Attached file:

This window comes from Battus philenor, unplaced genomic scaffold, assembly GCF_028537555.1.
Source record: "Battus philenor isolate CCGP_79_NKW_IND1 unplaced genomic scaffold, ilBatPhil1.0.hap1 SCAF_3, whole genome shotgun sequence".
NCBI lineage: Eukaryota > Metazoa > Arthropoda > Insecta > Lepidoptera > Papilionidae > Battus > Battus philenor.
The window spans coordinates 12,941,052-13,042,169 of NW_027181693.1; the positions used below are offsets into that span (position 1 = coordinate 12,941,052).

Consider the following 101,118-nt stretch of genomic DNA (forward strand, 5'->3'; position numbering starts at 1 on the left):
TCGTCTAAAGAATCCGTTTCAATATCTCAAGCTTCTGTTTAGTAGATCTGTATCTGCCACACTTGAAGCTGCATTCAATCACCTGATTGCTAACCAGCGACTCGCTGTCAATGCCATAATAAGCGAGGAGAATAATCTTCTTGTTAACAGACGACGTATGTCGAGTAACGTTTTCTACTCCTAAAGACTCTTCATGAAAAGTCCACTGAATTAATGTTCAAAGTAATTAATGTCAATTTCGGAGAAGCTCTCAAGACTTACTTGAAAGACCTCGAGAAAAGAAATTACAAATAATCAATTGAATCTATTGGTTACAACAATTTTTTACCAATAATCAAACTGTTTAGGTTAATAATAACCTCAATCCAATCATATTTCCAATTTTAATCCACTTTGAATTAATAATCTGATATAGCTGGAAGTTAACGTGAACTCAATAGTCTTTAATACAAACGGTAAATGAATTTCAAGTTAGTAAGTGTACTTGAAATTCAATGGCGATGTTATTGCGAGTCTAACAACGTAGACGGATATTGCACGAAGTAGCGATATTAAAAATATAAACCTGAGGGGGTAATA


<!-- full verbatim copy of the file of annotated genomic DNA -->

This window comes from Battus philenor, unplaced genomic scaffold, assembly GCF_028537555.1.
Source record: "Battus philenor isolate CCGP_79_NKW_IND1 unplaced genomic scaffold, ilBatPhil1.0.hap1 SCAF_3, whole genome shotgun sequence".
NCBI lineage: Eukaryota > Metazoa > Arthropoda > Insecta > Lepidoptera > Papilionidae > Battus > Battus philenor.
The window spans coordinates 12,941,052-13,042,169 of NW_027181693.1; the positions used below are offsets into that span (position 1 = coordinate 12,941,052).

Consider the following 101,118-nt stretch of genomic DNA (forward strand, 5'->3'; position numbering starts at 1 on the left):
TCGTCTAAAGAATCCGTTTCAATATCTCAAGCTTCTGTTTAGTAGATCTGTATCTGCCACACTTGAAGCTGCATTCAATCACCTGATTGCTAACCAGCGACTCGCTGTCAATGCCATAATAAGCGAGGAGAATAATCTTCTTGTTAACAGACGACGTATGTCGAGTAACGTTTTCTACTCCTAAAGACTCTTCATGAAAAGTCCACTGAATTAATGTTCAAAGTAATTAATGTCAATTTCGGAGAAGCTCTCAAGACTTACTTGAAAGACCTCGAGAAAAGAAATTACAAATAATCAATTGAATCTATTGGTTACAACAATTTTTTACCAATAATCAAACTGTTTAGGTTAATAATAACCTCAATCCAATCATATTTCCAATTTTAATCCACTTTGAATTAATAATCTGATATAGCTGGAAGTTAACGTGAACTCAATAGTCTTTAATACAAACGGTAAATGAATTTCAAGTTAGTAAGTGTACTTGAAATTCAATGGCGATGTTATTGCGAGTCTAACAACGTAGACGGATATTGCACGAAGTAGCGATATTAAAAATATAAACCTGAGGGGGTAATA